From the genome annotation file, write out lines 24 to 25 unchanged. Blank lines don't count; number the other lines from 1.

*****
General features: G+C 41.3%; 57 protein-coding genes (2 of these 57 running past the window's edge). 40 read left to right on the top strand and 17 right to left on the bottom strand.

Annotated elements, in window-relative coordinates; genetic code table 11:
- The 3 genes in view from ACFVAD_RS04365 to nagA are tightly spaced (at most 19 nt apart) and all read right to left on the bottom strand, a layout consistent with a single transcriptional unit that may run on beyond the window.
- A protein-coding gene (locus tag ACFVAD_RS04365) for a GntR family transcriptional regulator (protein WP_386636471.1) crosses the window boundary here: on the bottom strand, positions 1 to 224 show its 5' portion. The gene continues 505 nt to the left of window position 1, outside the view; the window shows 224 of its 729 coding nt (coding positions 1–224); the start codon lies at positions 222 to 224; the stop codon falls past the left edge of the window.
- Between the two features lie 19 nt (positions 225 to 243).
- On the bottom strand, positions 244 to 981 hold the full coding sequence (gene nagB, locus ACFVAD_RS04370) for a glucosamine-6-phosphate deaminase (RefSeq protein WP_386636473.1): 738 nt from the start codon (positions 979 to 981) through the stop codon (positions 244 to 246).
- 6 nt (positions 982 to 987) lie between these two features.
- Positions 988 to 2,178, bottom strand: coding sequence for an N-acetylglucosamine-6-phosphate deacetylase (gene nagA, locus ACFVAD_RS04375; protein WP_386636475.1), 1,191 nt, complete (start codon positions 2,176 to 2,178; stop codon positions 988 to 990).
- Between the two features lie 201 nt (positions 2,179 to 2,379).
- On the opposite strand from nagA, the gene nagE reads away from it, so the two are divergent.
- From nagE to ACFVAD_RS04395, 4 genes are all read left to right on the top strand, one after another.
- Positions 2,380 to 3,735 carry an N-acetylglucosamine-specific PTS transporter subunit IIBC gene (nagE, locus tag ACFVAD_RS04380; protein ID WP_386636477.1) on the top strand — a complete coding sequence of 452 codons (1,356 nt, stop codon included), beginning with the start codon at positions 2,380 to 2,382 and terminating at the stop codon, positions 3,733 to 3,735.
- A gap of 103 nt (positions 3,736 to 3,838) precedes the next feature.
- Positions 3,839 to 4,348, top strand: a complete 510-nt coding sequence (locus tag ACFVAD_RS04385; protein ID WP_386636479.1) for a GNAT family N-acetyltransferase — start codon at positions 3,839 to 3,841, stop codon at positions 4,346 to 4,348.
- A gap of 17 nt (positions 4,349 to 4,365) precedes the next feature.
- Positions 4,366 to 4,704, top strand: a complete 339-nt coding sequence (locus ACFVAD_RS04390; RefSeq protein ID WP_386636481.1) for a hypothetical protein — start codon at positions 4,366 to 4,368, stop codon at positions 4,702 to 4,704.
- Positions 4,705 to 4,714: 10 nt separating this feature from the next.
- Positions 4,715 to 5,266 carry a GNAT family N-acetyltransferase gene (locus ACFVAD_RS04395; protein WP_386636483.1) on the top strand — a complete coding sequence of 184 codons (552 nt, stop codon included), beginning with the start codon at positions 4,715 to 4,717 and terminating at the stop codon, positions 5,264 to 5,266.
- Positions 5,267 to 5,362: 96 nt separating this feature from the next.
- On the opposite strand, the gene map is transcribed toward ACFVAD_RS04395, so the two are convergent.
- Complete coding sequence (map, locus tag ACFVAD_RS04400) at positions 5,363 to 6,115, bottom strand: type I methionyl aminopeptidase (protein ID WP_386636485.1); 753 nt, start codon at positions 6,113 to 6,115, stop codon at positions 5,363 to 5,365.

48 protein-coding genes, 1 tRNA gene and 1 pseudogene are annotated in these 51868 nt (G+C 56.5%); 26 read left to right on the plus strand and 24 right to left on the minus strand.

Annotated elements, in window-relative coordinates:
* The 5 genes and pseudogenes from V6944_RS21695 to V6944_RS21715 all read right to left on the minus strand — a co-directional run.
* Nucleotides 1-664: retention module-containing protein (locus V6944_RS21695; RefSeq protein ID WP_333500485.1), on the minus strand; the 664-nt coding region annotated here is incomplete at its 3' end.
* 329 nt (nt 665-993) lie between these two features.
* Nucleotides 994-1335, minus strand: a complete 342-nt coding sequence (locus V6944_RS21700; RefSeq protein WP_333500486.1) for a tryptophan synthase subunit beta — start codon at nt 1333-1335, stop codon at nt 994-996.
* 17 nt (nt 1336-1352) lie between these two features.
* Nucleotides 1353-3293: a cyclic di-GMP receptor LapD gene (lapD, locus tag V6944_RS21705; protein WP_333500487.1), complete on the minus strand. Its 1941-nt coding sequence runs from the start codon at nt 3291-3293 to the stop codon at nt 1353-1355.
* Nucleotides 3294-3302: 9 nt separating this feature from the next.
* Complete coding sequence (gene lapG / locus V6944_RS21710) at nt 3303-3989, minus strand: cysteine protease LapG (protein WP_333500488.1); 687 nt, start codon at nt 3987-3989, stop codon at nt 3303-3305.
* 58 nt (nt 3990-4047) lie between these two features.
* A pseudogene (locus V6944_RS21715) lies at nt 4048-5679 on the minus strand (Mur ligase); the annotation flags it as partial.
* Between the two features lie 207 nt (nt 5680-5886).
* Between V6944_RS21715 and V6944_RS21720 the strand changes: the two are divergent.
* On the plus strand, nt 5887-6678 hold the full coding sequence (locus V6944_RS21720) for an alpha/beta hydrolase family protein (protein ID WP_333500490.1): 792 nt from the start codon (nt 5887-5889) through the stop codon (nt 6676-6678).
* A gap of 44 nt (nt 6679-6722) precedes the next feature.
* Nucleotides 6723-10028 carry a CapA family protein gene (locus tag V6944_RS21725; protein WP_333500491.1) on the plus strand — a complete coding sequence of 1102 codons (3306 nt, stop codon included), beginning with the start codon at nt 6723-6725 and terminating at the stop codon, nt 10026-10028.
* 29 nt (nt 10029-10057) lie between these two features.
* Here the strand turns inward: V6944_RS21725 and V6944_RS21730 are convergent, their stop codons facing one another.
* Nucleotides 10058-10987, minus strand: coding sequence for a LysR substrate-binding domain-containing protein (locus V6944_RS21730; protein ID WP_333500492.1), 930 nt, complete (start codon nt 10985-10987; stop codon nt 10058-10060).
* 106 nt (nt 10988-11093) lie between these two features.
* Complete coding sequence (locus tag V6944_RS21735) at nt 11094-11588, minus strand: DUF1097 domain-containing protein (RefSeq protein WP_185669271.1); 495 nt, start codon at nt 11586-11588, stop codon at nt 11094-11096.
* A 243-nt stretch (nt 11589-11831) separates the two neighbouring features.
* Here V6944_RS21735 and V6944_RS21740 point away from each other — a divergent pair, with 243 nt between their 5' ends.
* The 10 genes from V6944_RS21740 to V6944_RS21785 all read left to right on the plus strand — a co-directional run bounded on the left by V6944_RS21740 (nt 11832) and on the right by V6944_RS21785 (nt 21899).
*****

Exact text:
* The 5 genes and pseudogenes from V6944_RS21695 to V6944_RS21715 all read right to left on the minus strand — a co-directional run.
* Nucleotides 1-664: retention module-containing protein (locus V6944_RS21695; RefSeq protein ID WP_333500485.1), on the minus strand; the 664-nt coding region annotated here is incomplete at its 3' end.